British Paper: Man Who Brought Down Saddam’s Statue Now Has Regrets

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By: E&P staff

The man who was said to be the leader of the group in Baghdad that famously toppled the statue of Saddam Hussein (with a little help from Americans) after the U.S. invasion in 2003 now voices a lot of regrets.

The British paper, The Guardian, is carrying a film about the man on the ITV network tonight.

Kadhim al-Jubouri, the paper reports, took a sledgehammer to the 20-foot bronze statue of Saddam on that April day. The account continues as follows.
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Now, on the fourth anniversary of the US-led invasion of Iraq, he says: “I really regret bringing down the statue. The Americans are worse than the dictatorship. Every day is worse than the previous day.”

The weightlifter had also been a mechanic and had felt the full weight of Saddam’s regime when he was sent to Abu Ghraib prison by the Iraqi leader’s son, Uday, after complaining that he had not been paid for fixing his motorcycle.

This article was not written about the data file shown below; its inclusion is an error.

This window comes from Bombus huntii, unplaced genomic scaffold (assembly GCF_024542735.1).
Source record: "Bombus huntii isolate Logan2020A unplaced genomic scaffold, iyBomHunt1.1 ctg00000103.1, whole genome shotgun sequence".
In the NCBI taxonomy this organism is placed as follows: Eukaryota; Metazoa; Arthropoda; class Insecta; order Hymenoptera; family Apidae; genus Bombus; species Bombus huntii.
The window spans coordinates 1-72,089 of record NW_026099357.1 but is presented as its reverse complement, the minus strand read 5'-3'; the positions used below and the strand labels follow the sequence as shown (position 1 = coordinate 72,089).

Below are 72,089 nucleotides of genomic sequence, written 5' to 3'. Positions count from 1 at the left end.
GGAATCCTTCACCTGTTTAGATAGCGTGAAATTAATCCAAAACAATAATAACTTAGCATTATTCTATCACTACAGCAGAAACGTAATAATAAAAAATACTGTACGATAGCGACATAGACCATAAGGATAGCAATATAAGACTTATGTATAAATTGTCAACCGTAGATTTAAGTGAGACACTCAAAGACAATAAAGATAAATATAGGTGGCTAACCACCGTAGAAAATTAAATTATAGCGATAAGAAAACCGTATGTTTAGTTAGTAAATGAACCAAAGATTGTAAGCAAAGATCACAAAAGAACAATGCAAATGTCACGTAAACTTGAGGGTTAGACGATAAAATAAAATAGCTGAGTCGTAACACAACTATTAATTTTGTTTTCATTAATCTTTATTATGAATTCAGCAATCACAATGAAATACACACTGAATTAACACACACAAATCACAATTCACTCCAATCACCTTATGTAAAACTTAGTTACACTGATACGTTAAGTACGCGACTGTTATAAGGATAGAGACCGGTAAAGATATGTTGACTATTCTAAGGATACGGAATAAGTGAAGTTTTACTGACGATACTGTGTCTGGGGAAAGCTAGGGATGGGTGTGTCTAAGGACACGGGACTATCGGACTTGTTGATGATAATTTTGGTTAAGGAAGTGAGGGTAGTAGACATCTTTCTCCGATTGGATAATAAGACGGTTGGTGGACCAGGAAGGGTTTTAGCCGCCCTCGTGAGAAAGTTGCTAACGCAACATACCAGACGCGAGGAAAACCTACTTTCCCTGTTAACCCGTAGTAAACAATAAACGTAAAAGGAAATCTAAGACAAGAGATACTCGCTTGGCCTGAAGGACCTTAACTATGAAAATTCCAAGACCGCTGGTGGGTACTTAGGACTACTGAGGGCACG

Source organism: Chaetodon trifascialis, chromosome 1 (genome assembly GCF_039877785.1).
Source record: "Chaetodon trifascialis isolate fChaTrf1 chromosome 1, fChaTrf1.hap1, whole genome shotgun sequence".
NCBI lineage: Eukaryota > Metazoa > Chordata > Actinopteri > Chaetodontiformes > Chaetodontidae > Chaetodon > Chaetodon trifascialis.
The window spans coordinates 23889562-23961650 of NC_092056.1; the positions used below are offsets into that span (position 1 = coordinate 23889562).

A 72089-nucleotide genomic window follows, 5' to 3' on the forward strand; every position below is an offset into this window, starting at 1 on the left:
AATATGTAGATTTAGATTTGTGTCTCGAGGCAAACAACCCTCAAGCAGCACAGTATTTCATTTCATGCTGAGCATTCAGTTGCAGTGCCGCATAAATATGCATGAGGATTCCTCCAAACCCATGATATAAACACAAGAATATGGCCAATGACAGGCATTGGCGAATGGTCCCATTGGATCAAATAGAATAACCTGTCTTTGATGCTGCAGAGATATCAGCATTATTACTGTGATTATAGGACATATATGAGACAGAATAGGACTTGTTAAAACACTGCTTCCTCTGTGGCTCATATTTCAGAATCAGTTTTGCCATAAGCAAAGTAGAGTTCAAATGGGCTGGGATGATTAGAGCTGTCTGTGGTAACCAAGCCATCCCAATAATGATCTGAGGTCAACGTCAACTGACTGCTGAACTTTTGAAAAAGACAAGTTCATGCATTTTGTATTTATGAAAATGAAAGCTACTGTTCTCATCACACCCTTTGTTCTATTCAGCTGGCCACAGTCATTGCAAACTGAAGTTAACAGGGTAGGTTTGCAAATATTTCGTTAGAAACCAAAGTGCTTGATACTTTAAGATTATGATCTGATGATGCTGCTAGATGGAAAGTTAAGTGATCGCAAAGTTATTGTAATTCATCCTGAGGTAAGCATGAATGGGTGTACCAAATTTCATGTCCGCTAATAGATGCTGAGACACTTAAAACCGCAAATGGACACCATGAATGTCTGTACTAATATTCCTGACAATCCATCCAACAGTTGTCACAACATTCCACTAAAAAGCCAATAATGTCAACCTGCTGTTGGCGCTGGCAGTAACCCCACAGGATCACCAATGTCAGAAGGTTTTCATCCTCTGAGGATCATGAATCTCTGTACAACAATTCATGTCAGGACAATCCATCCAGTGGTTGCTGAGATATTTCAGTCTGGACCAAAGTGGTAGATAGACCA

He explained: “There were lots of people from my tribe who were also put in prison or hanged. It became my dream ever since I saw them building that statue to one day topple it.”

Yet he now says he would prefer to be living under Saddam than under US occupation. He said: “The devil you know [is] better than the devil you don’t. We no longer know friend from foe. The situation is becoming more dangerous. It’s not getting better at all. People are poor and the prices are going higher and higher.”

Saddam, he says, “was like Stalin. But the occupation is proving to be worse.”

According to an opinion poll of 5,000 Iraqis carried out over the past month, 49% say they are better off now than under Saddam, and 26% say life was better under Saddam. More than one in four said they had had a close relative murdered in the past three years.


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